The Joffrey Ballet’s latest production is John Steinbeck’s ‘Of Mice and Men.” It’s a story that ends in tragedy — but the artists hope to highlight something else in their rendition.
“Fire Shut Up In My Bones” is based on a memoir by longtime New York Times columnist Charles M. Blow. Composed by Terence Blanchard, the story explores how Blow works to heal from traumatic incidents of abuse in his childhood.
Based on the 2014 memoir by New York Times columnist Charles M. Blow, the opera’s title is drawn directly from the biblical story of Jeremiah, the severely persecuted “weeping prophet” known for his tender heart. But it is a deeply personal and contemporary story.
A brutal despot is the force behind much of the tragedy that unfolds in “Tosca.” The opera — with a libretto by Luigi Illica and Giuseppe Giacosa — is at once a love story, and the tale of artists who are destroyed by the twisted power broker who drives them to death.
“Florencia en el Amazonas” (“Florencia in the Amazon”), the first Spanish language opera to be performed on the Lyric Opera mainstage, is pure magic on every count.
Gaetano Donizetti’s beguiling romantic comedy is a delightful and winningly insightful tale of true love, money, egotism, self-doubt, wishful thinking and charlatanism. And, to top it all off, it comes with a happy ending.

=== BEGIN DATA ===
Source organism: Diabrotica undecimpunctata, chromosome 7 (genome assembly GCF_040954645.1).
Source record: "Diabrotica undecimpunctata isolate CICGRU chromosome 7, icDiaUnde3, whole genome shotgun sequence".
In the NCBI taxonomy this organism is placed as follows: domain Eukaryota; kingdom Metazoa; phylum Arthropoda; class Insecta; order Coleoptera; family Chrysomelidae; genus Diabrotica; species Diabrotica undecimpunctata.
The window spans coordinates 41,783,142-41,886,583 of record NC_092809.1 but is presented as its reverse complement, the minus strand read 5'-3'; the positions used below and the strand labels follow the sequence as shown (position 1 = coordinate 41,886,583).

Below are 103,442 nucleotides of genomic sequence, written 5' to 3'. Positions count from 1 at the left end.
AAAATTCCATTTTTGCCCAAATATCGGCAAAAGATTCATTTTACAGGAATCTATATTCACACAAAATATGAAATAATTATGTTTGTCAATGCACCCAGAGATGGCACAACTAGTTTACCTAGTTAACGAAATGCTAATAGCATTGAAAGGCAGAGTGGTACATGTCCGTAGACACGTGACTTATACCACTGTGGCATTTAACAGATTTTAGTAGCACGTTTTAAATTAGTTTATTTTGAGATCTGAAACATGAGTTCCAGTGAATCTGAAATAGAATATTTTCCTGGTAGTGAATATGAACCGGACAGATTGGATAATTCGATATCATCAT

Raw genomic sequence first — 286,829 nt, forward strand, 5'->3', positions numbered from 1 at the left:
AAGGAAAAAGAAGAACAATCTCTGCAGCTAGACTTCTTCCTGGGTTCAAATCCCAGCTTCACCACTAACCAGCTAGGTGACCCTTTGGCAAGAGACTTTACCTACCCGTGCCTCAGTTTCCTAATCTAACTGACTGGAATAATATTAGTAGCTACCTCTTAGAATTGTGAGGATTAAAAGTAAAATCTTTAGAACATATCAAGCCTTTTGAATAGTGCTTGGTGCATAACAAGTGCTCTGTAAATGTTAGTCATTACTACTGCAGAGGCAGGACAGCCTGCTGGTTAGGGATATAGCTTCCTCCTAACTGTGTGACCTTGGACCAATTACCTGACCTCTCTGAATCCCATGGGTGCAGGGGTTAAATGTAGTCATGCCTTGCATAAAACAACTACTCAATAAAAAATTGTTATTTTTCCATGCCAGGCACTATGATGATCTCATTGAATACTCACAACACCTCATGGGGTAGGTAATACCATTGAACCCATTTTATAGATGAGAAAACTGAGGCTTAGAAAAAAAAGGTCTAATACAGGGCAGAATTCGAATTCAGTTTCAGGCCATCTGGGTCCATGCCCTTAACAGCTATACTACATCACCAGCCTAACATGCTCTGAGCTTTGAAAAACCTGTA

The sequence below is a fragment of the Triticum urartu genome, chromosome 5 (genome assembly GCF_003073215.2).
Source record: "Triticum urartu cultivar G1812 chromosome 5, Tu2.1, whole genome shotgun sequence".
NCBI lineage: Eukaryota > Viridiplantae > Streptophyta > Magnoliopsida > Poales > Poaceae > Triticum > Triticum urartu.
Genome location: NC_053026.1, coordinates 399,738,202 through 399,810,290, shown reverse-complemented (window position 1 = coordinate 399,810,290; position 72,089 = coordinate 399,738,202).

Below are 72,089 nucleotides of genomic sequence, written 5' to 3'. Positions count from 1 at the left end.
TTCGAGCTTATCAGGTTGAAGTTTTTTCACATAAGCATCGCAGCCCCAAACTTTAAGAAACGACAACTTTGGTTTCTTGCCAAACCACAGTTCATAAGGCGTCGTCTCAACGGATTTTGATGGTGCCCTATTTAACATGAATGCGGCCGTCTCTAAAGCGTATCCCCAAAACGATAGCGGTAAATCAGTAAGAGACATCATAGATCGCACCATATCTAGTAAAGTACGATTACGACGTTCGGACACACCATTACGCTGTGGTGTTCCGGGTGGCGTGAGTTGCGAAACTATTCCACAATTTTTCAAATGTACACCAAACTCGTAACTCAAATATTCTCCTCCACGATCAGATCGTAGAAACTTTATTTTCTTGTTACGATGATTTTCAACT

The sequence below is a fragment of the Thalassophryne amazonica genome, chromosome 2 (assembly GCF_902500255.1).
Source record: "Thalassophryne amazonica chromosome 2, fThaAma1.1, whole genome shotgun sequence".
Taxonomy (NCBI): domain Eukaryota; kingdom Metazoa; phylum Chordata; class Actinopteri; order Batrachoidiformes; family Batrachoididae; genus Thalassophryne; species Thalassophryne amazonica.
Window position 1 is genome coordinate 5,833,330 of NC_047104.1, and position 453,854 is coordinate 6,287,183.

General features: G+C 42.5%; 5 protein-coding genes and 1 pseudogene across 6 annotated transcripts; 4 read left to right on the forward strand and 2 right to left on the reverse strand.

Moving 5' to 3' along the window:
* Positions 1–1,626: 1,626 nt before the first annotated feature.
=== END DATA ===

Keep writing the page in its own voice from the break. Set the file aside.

The Lyric Opera production of Giuseppe Verdi’s “Macbeth” — which marks both the ongoing pandemic-era reopening of the company’s renovated 3,200-seat theater, and the official start of Enrique Mazzola’s tenure as the company’s music director — is no standard witches’ brew.
After 15 months of dark theaters and livestreamed performances, two of Chicago’s most famous performing arts companies announce they are returning to the stage for live performances — this time under one roof.
With most traditional theater spaces off-limits and Zoom an increasingly annoying way to have to watch anything, two Chicago opera companies have demonstrated in radically different ways that “all the world is a stage” — or can be turned into one.
“Sole e Amore,” Enrique Mazzola’s newest project, will include two dozen songs by seven of the most beloved Italian opera composers of the 19th century, performed by 11 members of the Ryan Opera Center, Lyric’s renowned artist development program.
Lyric Opera of Chicago has plans for a virtual concert Sunday unlike anything it has done before: a Spanish-language concert. We meet some of the artists involved with the premiere of “Pasión Latina.”
The coronavirus has shuttered concert venues around the world, but that hasn’t stopped artists and musicians from finding new ways to share their work. Soprano Renee Fleming tells us about Lyric’s upcoming concert.
This fall was to mark the Joffrey’s first season in its new home on the Lyric Opera stage after many years of residence at the Auditorium Theatre.
Lyric’s canceled productions of “42nd Street” and “Blue” are now slated to run in 2022 and 2021, respectively. Meanwhile, the Chicago Symphony Orchestra is partnering with WFMT on a series beginning next week.
How the Chicago performing arts community is preparing for the uncertainty of the spring season.
The formidable full schedule will feature 10 major productions, eight of which will be “new to Chicago.” The season also will mark the grand finale of Sir Andrew Davis’ tenure as music director of the Lyric Opera.